Took 88 ms and the "Accepted Solutions Runtime Distribution" doesn't show any faster Python submissions. The "trick" is to not check all the time whether we have reached the end but to handle it via an exception. "Easier to ask for forgiveness than permission."
The algorithm is of course Tortoise and hare.
def hasCycle(self, head): try: slow = head fast = head.next while slow is not fast: slow = slow.next fast = fast.next.next return True except: return False
Starting fast a step ahead of slow is brilliant. It allows you to use "while slow is not fast:" loop
Because there's only two conditions that the correct code should return False:
- when the linked list is empty.
- when there's no cycle in the linked list. Because the cycle could only happen at the end of the list, this condition also means that the last node in the list has a Null "node.next" property and an assignment such as fast = fast.next.next will fail.
I don't quite get your explanation, especially this:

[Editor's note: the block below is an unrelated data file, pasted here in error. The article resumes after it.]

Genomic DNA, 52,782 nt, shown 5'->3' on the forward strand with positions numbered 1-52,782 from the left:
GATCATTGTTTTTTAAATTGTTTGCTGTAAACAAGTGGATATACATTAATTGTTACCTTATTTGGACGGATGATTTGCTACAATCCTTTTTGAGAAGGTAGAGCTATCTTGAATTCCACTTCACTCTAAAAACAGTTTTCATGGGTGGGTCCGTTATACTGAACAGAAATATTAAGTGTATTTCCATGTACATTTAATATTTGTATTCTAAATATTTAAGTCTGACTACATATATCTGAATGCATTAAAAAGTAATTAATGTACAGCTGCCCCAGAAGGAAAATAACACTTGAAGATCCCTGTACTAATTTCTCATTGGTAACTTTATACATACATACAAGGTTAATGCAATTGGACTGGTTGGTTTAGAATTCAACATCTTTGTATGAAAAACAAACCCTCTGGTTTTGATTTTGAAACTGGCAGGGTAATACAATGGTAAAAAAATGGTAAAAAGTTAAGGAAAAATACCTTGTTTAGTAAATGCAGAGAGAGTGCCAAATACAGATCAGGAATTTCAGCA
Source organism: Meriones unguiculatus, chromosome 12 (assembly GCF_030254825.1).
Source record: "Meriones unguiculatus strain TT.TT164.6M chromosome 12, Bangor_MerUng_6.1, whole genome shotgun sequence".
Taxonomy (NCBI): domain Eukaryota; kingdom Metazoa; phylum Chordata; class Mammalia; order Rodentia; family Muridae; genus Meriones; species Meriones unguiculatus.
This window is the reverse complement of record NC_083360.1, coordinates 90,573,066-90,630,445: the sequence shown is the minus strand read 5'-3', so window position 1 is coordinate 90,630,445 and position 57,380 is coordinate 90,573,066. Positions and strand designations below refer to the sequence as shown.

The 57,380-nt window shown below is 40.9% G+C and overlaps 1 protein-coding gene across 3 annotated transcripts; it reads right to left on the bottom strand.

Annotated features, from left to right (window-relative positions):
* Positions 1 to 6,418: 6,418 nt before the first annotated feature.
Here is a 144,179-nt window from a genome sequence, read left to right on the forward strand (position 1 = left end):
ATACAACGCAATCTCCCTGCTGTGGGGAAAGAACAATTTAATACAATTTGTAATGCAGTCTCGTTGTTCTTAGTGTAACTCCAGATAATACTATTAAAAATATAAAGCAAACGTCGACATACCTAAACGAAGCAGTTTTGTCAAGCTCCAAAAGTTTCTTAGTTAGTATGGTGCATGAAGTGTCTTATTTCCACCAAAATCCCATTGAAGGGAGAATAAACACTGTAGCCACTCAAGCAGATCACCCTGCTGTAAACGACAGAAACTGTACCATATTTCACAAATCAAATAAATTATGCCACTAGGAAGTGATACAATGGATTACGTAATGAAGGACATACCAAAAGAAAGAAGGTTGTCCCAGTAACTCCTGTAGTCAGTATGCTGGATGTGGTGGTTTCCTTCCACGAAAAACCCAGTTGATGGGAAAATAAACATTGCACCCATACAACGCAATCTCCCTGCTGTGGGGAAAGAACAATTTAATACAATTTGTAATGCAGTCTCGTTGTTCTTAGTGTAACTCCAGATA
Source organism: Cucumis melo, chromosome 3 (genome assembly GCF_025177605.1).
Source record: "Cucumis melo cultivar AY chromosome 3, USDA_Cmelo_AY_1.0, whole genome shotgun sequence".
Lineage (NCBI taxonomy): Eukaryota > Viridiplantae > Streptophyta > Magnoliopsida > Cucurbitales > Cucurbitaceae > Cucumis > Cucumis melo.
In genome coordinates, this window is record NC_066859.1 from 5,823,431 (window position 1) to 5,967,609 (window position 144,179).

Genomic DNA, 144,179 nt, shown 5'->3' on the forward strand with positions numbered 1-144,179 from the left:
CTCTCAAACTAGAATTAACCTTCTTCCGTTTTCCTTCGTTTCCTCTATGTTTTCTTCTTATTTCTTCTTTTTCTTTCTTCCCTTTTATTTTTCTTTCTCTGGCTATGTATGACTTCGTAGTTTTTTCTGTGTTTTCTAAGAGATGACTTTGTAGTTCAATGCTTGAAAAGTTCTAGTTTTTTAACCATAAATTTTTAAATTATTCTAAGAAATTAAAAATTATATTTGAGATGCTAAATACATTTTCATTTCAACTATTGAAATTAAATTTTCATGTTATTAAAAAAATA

"the cycle could only happen at the end of the list"?
If there's a cycle, then there's no end.
Anyway, I'd say why I did it is speed. I could use LBYL instead, i.e., use explicit extra tests checking whether next nodes actually exist before trying to access them, but here I chose EAFP. Python will check for access errors anyway, so additionally checking it myself would be a waste of time.
And a meta-reason I did that: Probably the LBYL-way had already been posted, and I don't post when I have nothing new to add to the discussion.
While I absolutely loved your idea, catching all exceptions is considered a bad practice. I think you should at least change it to:
except AttributeError as e:
With this behaviour, you can at least be sure that you are returning False only if the expected exception was raised.
@nirnaor In real life/work that's good, but here and in interviews, personally I think it's unnecessary clutter.
Can you please elaborate on 'except: return False'
I understood that if there is a cycle, then 'return True' gets triggered, but how does the 'except: return False' get triggered?
What if the list looks like 1,1,1,1,1,1,1,1,2,1,1,2,3. In this case, your code will return True at the second value, but we can see this list is not a cycle.
@Root-M7 Nonsense. My code correctly returns
False for that. Looks like you're confusing node values and nodes. It doesn't even matter what the values are, as I'm ignoring them.
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